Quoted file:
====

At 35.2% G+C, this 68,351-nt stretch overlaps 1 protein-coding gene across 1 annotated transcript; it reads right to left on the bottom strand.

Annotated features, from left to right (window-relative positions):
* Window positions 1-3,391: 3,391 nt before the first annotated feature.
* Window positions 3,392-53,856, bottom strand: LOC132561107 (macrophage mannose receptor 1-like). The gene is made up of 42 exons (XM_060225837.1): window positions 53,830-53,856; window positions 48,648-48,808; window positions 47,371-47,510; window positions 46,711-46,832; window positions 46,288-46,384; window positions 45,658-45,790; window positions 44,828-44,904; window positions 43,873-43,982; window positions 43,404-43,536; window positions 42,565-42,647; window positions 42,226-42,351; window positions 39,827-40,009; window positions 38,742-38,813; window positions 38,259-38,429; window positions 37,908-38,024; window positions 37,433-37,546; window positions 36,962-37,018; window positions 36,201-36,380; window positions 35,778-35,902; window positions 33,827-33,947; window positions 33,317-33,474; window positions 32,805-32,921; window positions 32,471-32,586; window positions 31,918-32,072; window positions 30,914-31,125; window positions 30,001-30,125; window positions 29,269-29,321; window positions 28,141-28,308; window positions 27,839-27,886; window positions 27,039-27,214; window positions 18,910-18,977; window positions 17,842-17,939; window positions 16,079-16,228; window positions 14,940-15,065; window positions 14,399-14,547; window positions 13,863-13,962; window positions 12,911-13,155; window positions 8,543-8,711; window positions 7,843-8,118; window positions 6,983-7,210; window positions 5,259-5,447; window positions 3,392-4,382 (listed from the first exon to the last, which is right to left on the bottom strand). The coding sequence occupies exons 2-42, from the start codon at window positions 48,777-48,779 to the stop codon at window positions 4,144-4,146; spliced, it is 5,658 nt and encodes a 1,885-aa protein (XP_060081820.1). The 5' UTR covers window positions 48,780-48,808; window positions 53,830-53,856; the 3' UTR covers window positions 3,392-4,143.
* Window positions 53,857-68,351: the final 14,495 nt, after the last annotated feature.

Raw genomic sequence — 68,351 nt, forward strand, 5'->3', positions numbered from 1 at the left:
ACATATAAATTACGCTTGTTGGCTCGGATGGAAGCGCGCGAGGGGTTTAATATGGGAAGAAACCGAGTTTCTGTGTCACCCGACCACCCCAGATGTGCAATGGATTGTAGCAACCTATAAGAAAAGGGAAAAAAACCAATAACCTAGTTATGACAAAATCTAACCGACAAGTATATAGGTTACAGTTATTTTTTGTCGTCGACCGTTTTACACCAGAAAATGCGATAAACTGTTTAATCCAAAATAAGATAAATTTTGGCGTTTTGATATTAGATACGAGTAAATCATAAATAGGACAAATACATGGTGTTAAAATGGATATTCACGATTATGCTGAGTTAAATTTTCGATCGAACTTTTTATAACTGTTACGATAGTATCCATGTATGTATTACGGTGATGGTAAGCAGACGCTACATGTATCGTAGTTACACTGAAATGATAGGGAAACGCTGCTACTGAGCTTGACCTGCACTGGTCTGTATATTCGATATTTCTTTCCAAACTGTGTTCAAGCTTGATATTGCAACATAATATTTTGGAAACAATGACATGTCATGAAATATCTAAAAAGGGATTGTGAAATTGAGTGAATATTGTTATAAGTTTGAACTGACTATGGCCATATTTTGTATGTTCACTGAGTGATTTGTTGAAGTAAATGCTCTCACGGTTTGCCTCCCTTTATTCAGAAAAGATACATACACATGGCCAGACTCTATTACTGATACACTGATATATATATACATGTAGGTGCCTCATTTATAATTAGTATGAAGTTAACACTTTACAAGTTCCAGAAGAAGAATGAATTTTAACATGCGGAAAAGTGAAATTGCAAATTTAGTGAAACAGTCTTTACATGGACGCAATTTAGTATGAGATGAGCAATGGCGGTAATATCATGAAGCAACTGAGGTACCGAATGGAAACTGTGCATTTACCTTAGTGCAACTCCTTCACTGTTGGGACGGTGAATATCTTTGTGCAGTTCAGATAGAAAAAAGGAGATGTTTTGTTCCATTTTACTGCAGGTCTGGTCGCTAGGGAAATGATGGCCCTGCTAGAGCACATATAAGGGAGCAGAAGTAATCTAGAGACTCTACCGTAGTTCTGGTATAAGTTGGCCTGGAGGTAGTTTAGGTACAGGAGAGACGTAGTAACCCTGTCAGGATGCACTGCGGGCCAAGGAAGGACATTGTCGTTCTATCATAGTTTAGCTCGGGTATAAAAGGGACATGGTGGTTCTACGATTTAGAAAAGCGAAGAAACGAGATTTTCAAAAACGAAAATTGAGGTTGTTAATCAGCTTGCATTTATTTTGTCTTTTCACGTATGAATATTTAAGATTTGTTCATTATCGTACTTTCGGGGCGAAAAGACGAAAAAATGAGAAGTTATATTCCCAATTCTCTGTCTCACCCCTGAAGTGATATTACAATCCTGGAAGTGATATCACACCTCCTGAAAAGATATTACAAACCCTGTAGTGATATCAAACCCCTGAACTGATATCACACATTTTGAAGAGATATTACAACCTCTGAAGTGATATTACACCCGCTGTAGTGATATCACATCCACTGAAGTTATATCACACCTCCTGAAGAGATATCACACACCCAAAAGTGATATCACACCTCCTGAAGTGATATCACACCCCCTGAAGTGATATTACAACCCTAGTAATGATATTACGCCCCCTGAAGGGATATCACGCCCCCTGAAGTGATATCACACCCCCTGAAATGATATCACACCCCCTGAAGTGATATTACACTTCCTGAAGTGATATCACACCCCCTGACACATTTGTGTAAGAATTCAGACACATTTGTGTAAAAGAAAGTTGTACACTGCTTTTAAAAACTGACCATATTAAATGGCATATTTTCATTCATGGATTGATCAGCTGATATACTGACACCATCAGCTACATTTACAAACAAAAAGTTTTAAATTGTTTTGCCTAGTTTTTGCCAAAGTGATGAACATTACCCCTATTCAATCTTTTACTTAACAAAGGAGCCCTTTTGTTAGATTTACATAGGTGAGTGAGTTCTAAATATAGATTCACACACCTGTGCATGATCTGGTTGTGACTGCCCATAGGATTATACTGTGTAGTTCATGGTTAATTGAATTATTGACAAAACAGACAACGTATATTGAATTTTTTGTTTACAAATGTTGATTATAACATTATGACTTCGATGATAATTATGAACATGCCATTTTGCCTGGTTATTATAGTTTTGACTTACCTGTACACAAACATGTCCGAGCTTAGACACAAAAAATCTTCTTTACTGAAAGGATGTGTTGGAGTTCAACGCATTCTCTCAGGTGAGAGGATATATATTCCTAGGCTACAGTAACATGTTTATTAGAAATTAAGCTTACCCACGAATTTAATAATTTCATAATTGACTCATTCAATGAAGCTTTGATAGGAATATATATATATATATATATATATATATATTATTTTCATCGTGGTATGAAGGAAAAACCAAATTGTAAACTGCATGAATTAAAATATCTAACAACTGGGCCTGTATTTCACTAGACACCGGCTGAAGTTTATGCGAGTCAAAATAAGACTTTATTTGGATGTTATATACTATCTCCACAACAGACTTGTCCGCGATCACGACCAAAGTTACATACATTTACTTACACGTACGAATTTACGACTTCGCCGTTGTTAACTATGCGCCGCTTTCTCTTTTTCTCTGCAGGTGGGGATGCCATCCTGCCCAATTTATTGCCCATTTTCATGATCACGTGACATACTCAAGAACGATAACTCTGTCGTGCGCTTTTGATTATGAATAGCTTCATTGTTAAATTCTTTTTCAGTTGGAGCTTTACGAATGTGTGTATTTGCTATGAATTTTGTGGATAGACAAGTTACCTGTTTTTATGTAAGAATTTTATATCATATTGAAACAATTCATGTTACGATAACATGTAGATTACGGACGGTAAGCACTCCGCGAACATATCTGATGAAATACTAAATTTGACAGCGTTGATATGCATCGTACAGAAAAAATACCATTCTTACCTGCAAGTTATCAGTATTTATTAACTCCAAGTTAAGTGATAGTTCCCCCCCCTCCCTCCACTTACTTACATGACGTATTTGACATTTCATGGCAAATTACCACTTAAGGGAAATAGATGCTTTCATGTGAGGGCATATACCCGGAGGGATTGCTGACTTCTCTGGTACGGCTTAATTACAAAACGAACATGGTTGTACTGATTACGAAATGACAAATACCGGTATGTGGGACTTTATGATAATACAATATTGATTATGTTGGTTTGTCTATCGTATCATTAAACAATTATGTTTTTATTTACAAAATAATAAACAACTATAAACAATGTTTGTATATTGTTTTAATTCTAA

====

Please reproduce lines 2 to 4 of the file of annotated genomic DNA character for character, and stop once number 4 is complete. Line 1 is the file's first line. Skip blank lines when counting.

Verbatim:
Annotated features, from left to right (window-relative positions):
* Window positions 1-3,391: 3,391 nt before the first annotated feature.
* Window positions 3,392-53,856, bottom strand: LOC132561107 (macrophage mannose receptor 1-like). The gene is made up of 42 exons (XM_060225837.1): window positions 53,830-53,856; window positions 48,648-48,808; window positions 47,371-47,510; window positions 46,711-46,832; window positions 46,288-46,384; window positions 45,658-45,790; window positions 44,828-44,904; window positions 43,873-43,982; window positions 43,404-43,536; window positions 42,565-42,647; window positions 42,226-42,351; window positions 39,827-40,009; window positions 38,742-38,813; window positions 38,259-38,429; window positions 37,908-38,024; window positions 37,433-37,546; window positions 36,962-37,018; window positions 36,201-36,380; window positions 35,778-35,902; window positions 33,827-33,947; window positions 33,317-33,474; window positions 32,805-32,921; window positions 32,471-32,586; window positions 31,918-32,072; window positions 30,914-31,125; window positions 30,001-30,125; window positions 29,269-29,321; window positions 28,141-28,308; window positions 27,839-27,886; window positions 27,039-27,214; window positions 18,910-18,977; window positions 17,842-17,939; window positions 16,079-16,228; window positions 14,940-15,065; window positions 14,399-14,547; window positions 13,863-13,962; window positions 12,911-13,155; window positions 8,543-8,711; window positions 7,843-8,118; window positions 6,983-7,210; window positions 5,259-5,447; window positions 3,392-4,382 (listed from the first exon to the last, which is right to left on the bottom strand). The coding sequence occupies exons 2-42, from the start codon at window positions 48,777-48,779 to the stop codon at window positions 4,144-4,146; spliced, it is 5,658 nt and encodes a 1,885-aa protein (XP_060081820.1). The 5' UTR covers window positions 48,780-48,808; window positions 53,830-53,856; the 3' UTR covers window positions 3,392-4,143.